JULY 11, 1985 was too long ago for residents in Tisa, Labangon, Cebu City, where Redemptorist priest Rudy Romano was abducted, to remember the event. It’s been 25 years; either they were too young then or too busy now to care, they said.
A three-foot-high concrete slab marking the abduction site along Katipunan St. looks neglected, partly hidden from view by dirt, clay pots and ornamental plants.
The marker reads: “Here marks the place where Fr. Rudy Romano, a Redemptorist father and human rights fighter, was abducted by armed men of the deposed Marcos regime on July 11, 1985.
Installed by the new city government of Cebu on July 11, 1986.”
The day the marker was installed, a crowd of 6,000 gathered to watch the reenactment of the priest’s abduction. Now, if not for one or two melted candles on the marker, there would have been no sign that somebody remembered recently.
Occasionally, somebody stops by the marker, says a short prayer and drives on, some residents said. But most of the time, the place is where jeepneys stop to pick up passengers.
Like it is today, Katipunan St. in 1985 was one of the major thoroughfares in Cebu City. But on July 11, 1985, a Thursday, there were no other vehicles in the area except a white Ford Cortina with a government license plate and two motorcycles parked along the road. Each motorcycle had armed men on board.
In the area were seven to 10 armed men in plainclothes, wrote Lilette Chan-Santos in her book “Romano of the Philippines – The Life and Times of a Filipino Redemptorist Desaparecido who was abducted in 1985 in Cebu City.”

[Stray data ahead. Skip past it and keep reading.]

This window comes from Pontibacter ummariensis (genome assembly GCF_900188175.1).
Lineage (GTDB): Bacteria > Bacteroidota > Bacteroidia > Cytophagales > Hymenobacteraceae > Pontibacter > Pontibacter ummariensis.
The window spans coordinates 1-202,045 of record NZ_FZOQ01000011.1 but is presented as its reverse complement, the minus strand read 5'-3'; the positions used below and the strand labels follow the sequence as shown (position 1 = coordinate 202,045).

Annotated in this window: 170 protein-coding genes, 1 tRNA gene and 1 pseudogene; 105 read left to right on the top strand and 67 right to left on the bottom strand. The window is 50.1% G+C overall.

“Shortly after 3:30 p.m., a man on a blue motorcycle was seen approaching Cabarrubias St. from Katipunan Road when the white car swung and blocked its path. Men on the two other motorcycles blocked the motorcyclist’s path from behind, leaving no room for maneuver,” Santos wrote.
The men pointed their Armalite rifles at the motorcyclist, shoved him inside the car, and the convoy fled towards the city proper, leaving behind a crowd of stunned bystanders.
Witnesses’ description of the man left no doubt among the Redemptorist community in Cebu that it was Fr. Romano who was abducted.
Fr. Romano championed the rights of the poor in Cebu in the 80s. He was a leading figure in the fight against the Marcos dictatorship, organizing rallies, mobilizing communities and attacking human rights abuses in his homilies and speeches.
His case unsolved and whereabouts unknown, Romano is one of the hundreds of desaparecidos in the country.
Five years ago, the Redemptorist community in Cebu issued a statement officially accepting the fact that the activist priest will never be with them again. After so many years of pursuing the case at the national and international level, there had to be “closure” for the Redemptorist community to move on in their work among the poor.
“But it doesn’t mean an end to our search for justice and truth for Fr. Rudy,” Redemptorist Parish priest Ricky Acero said.
“With the new Aquino administration, there’s fresh hope justice will be served and truth will finally come out.”
Acero said all masses at the Redemptorist Church tomorrow will be dedicated to Fr. Romano. The Redemptorist community in Cebu and the Task Force Detainees of the Philippines will also mount an exhibit on Romano and all other desaparecidos inside the Redemptorist Church.
“It’s the same problem. People continue to disappear. If it happened to Fr. Rudy, it can happen to anybody,” he said.
Twenty-five years after Romano’s disappearance, the activist priest continues to inspire seminarians and other people aspiring to champion the causes of the poor, Acero said.
At the site of Romano’s abduction, right above the marker, a signpost welcomes visitors to a subdivision and a church named after San Jose and San Lorenzo Ruiz, two saints beloved by Filipinos. As far as signs go, it’s not a bad company for a martyred priest.(LPN)